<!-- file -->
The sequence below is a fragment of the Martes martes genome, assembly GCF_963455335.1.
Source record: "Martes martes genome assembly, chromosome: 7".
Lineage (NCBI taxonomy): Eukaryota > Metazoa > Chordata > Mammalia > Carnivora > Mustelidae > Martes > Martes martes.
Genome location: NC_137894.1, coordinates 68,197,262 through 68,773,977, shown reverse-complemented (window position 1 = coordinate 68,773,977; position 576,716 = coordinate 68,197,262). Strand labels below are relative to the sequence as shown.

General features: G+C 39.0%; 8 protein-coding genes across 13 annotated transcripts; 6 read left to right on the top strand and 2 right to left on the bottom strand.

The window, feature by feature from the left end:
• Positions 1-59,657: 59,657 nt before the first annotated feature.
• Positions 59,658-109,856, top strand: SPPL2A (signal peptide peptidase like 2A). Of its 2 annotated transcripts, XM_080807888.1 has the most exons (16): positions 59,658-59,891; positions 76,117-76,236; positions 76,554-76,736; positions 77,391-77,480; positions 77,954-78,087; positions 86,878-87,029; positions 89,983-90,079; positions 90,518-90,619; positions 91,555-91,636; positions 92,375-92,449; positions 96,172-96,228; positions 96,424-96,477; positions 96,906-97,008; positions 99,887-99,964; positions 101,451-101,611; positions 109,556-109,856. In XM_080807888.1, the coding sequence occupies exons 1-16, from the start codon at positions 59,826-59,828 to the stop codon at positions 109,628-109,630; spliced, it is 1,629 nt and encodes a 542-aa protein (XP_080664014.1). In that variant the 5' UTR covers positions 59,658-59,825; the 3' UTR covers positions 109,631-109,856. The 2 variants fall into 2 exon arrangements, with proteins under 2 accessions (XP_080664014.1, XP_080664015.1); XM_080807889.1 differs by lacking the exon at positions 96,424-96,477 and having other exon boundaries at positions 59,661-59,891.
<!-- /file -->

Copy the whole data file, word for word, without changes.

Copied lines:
The sequence below is a fragment of the Martes martes genome, assembly GCF_963455335.1.
Source record: "Martes martes genome assembly, chromosome: 7".
Lineage (NCBI taxonomy): Eukaryota > Metazoa > Chordata > Mammalia > Carnivora > Mustelidae > Martes > Martes martes.
Genome location: NC_137894.1, coordinates 68,197,262 through 68,773,977, shown reverse-complemented (window position 1 = coordinate 68,773,977; position 576,716 = coordinate 68,197,262). Strand labels below are relative to the sequence as shown.

General features: G+C 39.0%; 8 protein-coding genes across 13 annotated transcripts; 6 read left to right on the top strand and 2 right to left on the bottom strand.

The window, feature by feature from the left end:
• Positions 1-59,657: 59,657 nt before the first annotated feature.
• Positions 59,658-109,856, top strand: SPPL2A (signal peptide peptidase like 2A). Of its 2 annotated transcripts, XM_080807888.1 has the most exons (16): positions 59,658-59,891; positions 76,117-76,236; positions 76,554-76,736; positions 77,391-77,480; positions 77,954-78,087; positions 86,878-87,029; positions 89,983-90,079; positions 90,518-90,619; positions 91,555-91,636; positions 92,375-92,449; positions 96,172-96,228; positions 96,424-96,477; positions 96,906-97,008; positions 99,887-99,964; positions 101,451-101,611; positions 109,556-109,856. In XM_080807888.1, the coding sequence occupies exons 1-16, from the start codon at positions 59,826-59,828 to the stop codon at positions 109,628-109,630; spliced, it is 1,629 nt and encodes a 542-aa protein (XP_080664014.1). In that variant the 5' UTR covers positions 59,658-59,825; the 3' UTR covers positions 109,631-109,856. The 2 variants fall into 2 exon arrangements, with proteins under 2 accessions (XP_080664014.1, XP_080664015.1); XM_080807889.1 differs by lacking the exon at positions 96,424-96,477 and having other exon boundaries at positions 59,661-59,891.